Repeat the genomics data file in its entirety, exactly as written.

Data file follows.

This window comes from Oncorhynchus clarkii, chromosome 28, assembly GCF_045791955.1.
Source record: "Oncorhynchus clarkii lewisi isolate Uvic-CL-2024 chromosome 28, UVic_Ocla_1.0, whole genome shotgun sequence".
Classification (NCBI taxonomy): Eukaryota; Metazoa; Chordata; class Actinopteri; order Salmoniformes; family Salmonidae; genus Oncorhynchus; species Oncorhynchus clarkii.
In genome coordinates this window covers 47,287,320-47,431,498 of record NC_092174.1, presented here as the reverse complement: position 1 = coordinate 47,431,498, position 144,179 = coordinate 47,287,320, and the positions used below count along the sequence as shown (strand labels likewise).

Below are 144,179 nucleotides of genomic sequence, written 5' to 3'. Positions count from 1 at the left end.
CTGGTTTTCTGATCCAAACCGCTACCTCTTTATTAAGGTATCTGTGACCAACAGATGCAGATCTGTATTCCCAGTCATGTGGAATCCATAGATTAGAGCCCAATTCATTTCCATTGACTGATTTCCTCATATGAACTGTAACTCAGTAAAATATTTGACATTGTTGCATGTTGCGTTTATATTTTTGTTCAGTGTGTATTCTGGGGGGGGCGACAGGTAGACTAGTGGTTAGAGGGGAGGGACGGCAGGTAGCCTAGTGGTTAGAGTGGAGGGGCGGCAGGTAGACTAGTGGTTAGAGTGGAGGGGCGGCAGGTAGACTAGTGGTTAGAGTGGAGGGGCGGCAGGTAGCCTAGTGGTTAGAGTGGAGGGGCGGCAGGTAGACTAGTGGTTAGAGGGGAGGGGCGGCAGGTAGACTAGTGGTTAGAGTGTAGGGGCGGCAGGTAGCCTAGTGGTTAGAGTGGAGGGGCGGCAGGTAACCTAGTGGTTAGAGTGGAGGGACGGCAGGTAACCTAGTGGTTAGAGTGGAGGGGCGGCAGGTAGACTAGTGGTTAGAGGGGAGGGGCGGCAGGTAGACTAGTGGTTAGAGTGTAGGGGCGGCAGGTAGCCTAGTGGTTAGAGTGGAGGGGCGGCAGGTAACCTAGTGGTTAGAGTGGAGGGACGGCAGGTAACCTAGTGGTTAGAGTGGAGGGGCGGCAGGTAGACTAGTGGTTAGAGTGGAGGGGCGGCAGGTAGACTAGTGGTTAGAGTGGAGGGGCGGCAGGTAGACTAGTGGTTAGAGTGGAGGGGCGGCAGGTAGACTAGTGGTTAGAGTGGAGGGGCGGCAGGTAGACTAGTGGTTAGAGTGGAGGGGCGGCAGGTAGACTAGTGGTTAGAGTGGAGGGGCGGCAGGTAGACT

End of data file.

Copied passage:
This window comes from Oncorhynchus clarkii, chromosome 28, assembly GCF_045791955.1.
Source record: "Oncorhynchus clarkii lewisi isolate Uvic-CL-2024 chromosome 28, UVic_Ocla_1.0, whole genome shotgun sequence".
Classification (NCBI taxonomy): Eukaryota; Metazoa; Chordata; class Actinopteri; order Salmoniformes; family Salmonidae; genus Oncorhynchus; species Oncorhynchus clarkii.
In genome coordinates this window covers 47,287,320-47,431,498 of record NC_092174.1, presented here as the reverse complement: position 1 = coordinate 47,431,498, position 144,179 = coordinate 47,287,320, and the positions used below count along the sequence as shown (strand labels likewise).

Below are 144,179 nucleotides of genomic sequence, written 5' to 3'. Positions count from 1 at the left end.
CTGGTTTTCTGATCCAAACCGCTACCTCTTTATTAAGGTATCTGTGACCAACAGATGCAGATCTGTATTCCCAGTCATGTGGAATCCATAGATTAGAGCCCAATTCATTTCCATTGACTGATTTCCTCATATGAACTGTAACTCAGTAAAATATTTGACATTGTTGCATGTTGCGTTTATATTTTTGTTCAGTGTGTATTCTGGGGGGGGCGACAGGTAGACTAGTGGTTAGAGGGGAGGGACGGCAGGTAGCCTAGTGGTTAGAGTGGAGGGGCGGCAGGTAGACTAGTGGTTAGAGTGGAGGGGCGGCAGGTAGACTAGTGGTTAGAGTGGAGGGGCGGCAGGTAGCCTAGTGGTTAGAGTGGAGGGGCGGCAGGTAGACTAGTGGTTAGAGGGGAGGGGCGGCAGGTAGACTAGTGGTTAGAGTGTAGGGGCGGCAGGTAGCCTAGTGGTTAGAGTGGAGGGGCGGCAGGTAACCTAGTGGTTAGAGTGGAGGGACGGCAGGTAACCTAGTGGTTAGAGTGGAGGGGCGGCAGGTAGACTAGTGGTTAGAGGGGAGGGGCGGCAGGTAGACTAGTGGTTAGAGTGTAGGGGCGGCAGGTAGCCTAGTGGTTAGAGTGGAGGGGCGGCAGGTAACCTAGTGGTTAGAGTGGAGGGACGGCAGGTAACCTAGTGGTTAGAGTGGAGGGGCGGCAGGTAGACTAGTGGTTAGAGTGGAGGGGCGGCAGGTAGACTAGTGGTTAGAGTGGAGGGGCGGCAGGTAGACTAGTGGTTAGAGTGGAGGGGCGGCAGGTAGACTAGTGGTTAGAGTGGAGGGGCGGCAGGTAGACTAGTGGTTAGAGTGGAGGGGCGGCAGGTAGACTAGTGGTTAGAGTGGAGGGGCGGCAGGTAGACT